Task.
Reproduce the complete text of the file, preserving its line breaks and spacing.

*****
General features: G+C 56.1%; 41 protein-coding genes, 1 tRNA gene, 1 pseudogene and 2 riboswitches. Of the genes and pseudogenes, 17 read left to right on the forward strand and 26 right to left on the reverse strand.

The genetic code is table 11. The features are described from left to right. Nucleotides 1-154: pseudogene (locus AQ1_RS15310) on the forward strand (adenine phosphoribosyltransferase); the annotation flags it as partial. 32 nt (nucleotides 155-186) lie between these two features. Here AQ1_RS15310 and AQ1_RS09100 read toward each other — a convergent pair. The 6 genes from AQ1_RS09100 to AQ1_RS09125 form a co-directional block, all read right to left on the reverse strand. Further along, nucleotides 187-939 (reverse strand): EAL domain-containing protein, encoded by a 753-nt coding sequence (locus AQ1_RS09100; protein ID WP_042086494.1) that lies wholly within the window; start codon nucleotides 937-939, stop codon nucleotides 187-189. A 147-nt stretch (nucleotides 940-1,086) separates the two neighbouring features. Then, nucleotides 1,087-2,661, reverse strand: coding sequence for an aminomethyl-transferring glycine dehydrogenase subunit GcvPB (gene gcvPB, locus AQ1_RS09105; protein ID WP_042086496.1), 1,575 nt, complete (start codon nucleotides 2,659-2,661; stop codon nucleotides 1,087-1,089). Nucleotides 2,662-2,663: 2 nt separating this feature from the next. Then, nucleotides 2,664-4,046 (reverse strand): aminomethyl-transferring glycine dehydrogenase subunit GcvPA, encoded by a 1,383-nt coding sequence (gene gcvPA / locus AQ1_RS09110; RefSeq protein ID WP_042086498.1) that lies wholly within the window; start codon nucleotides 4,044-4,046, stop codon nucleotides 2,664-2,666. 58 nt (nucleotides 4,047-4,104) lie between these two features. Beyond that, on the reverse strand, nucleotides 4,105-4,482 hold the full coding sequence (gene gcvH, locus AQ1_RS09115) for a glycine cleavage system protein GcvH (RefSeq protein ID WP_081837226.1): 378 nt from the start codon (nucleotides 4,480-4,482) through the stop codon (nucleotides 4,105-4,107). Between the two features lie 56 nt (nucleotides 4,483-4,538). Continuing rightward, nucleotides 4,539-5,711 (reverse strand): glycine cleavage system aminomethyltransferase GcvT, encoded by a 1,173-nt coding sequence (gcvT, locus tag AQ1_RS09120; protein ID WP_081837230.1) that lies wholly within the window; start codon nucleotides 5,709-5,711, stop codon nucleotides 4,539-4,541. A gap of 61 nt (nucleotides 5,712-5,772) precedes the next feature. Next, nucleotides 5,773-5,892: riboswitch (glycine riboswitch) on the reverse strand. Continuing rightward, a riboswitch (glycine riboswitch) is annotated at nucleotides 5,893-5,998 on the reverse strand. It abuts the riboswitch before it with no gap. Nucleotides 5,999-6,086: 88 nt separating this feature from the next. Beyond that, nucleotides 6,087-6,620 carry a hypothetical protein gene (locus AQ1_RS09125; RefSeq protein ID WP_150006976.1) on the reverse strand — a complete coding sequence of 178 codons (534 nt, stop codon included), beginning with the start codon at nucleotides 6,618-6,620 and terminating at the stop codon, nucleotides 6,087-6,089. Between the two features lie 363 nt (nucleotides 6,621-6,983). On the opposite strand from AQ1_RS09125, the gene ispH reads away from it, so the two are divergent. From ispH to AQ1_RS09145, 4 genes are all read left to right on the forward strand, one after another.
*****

General features: G+C 56.1%; 41 protein-coding genes, 1 tRNA gene, 1 pseudogene and 2 riboswitches. Of the genes and pseudogenes, 17 read left to right on the forward strand and 26 right to left on the reverse strand.

The genetic code is table 11. The features are described from left to right. Nucleotides 1-154: pseudogene (locus AQ1_RS15310) on the forward strand (adenine phosphoribosyltransferase); the annotation flags it as partial. 32 nt (nucleotides 155-186) lie between these two features. Here AQ1_RS15310 and AQ1_RS09100 read toward each other — a convergent pair. The 6 genes from AQ1_RS09100 to AQ1_RS09125 form a co-directional block, all read right to left on the reverse strand. Further along, nucleotides 187-939 (reverse strand): EAL domain-containing protein, encoded by a 753-nt coding sequence (locus AQ1_RS09100; protein ID WP_042086494.1) that lies wholly within the window; start codon nucleotides 937-939, stop codon nucleotides 187-189. A 147-nt stretch (nucleotides 940-1,086) separates the two neighbouring features. Then, nucleotides 1,087-2,661, reverse strand: coding sequence for an aminomethyl-transferring glycine dehydrogenase subunit GcvPB (gene gcvPB, locus AQ1_RS09105; protein ID WP_042086496.1), 1,575 nt, complete (start codon nucleotides 2,659-2,661; stop codon nucleotides 1,087-1,089). Nucleotides 2,662-2,663: 2 nt separating this feature from the next. Then, nucleotides 2,664-4,046 (reverse strand): aminomethyl-transferring glycine dehydrogenase subunit GcvPA, encoded by a 1,383-nt coding sequence (gene gcvPA / locus AQ1_RS09110; RefSeq protein ID WP_042086498.1) that lies wholly within the window; start codon nucleotides 4,044-4,046, stop codon nucleotides 2,664-2,666. 58 nt (nucleotides 4,047-4,104) lie between these two features. Beyond that, on the reverse strand, nucleotides 4,105-4,482 hold the full coding sequence (gene gcvH, locus AQ1_RS09115) for a glycine cleavage system protein GcvH (RefSeq protein ID WP_081837226.1): 378 nt from the start codon (nucleotides 4,480-4,482) through the stop codon (nucleotides 4,105-4,107). Between the two features lie 56 nt (nucleotides 4,483-4,538). Continuing rightward, nucleotides 4,539-5,711 (reverse strand): glycine cleavage system aminomethyltransferase GcvT, encoded by a 1,173-nt coding sequence (gcvT, locus tag AQ1_RS09120; protein ID WP_081837230.1) that lies wholly within the window; start codon nucleotides 5,709-5,711, stop codon nucleotides 4,539-4,541. A gap of 61 nt (nucleotides 5,712-5,772) precedes the next feature. Next, nucleotides 5,773-5,892: riboswitch (glycine riboswitch) on the reverse strand. Continuing rightward, a riboswitch (glycine riboswitch) is annotated at nucleotides 5,893-5,998 on the reverse strand. It abuts the riboswitch before it with no gap. Nucleotides 5,999-6,086: 88 nt separating this feature from the next. Beyond that, nucleotides 6,087-6,620 carry a hypothetical protein gene (locus AQ1_RS09125; RefSeq protein ID WP_150006976.1) on the reverse strand — a complete coding sequence of 178 codons (534 nt, stop codon included), beginning with the start codon at nucleotides 6,618-6,620 and terminating at the stop codon, nucleotides 6,087-6,089. Between the two features lie 363 nt (nucleotides 6,621-6,983). On the opposite strand from AQ1_RS09125, the gene ispH reads away from it, so the two are divergent. From ispH to AQ1_RS09145, 4 genes are all read left to right on the forward strand, one after another.